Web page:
DP11839 | International Spillovers and Local Credit Cycles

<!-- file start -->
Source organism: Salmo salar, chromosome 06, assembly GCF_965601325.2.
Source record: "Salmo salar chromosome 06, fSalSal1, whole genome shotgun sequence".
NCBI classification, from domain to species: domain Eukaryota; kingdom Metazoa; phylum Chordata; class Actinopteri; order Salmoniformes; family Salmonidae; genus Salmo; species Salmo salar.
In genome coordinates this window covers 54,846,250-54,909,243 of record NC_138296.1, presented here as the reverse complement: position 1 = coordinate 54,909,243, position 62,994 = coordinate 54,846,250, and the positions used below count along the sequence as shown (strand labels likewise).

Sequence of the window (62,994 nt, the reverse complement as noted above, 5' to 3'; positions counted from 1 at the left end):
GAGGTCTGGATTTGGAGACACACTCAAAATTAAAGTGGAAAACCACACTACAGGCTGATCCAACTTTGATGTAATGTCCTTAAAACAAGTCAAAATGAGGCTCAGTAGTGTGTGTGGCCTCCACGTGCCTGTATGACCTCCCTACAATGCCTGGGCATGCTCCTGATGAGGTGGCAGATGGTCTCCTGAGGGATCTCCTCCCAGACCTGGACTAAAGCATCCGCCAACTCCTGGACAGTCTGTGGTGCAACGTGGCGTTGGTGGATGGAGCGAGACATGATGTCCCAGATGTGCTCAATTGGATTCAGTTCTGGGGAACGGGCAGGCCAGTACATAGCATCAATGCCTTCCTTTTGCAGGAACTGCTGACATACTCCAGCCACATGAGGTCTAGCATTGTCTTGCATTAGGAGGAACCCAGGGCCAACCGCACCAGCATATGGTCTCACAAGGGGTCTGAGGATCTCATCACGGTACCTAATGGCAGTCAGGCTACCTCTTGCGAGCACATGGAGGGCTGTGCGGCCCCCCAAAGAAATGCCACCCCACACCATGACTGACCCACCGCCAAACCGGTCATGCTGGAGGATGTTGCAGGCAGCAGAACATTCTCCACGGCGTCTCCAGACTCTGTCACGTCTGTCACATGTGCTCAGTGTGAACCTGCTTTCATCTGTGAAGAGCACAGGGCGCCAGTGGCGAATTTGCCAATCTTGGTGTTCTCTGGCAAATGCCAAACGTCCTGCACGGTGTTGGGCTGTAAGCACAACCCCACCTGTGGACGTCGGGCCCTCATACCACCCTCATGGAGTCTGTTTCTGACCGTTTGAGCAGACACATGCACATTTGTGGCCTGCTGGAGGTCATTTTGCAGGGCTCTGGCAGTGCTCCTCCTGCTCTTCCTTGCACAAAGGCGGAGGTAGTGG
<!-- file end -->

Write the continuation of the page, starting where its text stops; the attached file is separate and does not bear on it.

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We study the transmission of global financial uncertainty to an emerging market economy, Turkey, using data on the universe of corporate loan transactions over 2003{2013. International arbitrage implies that a decline in global uncertainty reduces country risk, which narrows the deviation from uncovered interest parity, and pushes capital flows into Turkey, allowing domestic banks to lend to firms at lower interest rates. This leads to a domestic credit expansion since local currency borrowing becomes cheaper. Our estimates explain 43% of observed credit growth, where bank heterogeneity in access to international markets explains 94% of this aggregate impact. We show that collateral-based borrowing constraints do not relax during capital flow surges, while borrowing becomes cheaper for all firms on average. We rule out various alternative mechanisms such as exchange rate appreciation driven balance-sheet effects. Our results highlight a new international spillover mechanism, which we call the “interest rate channel."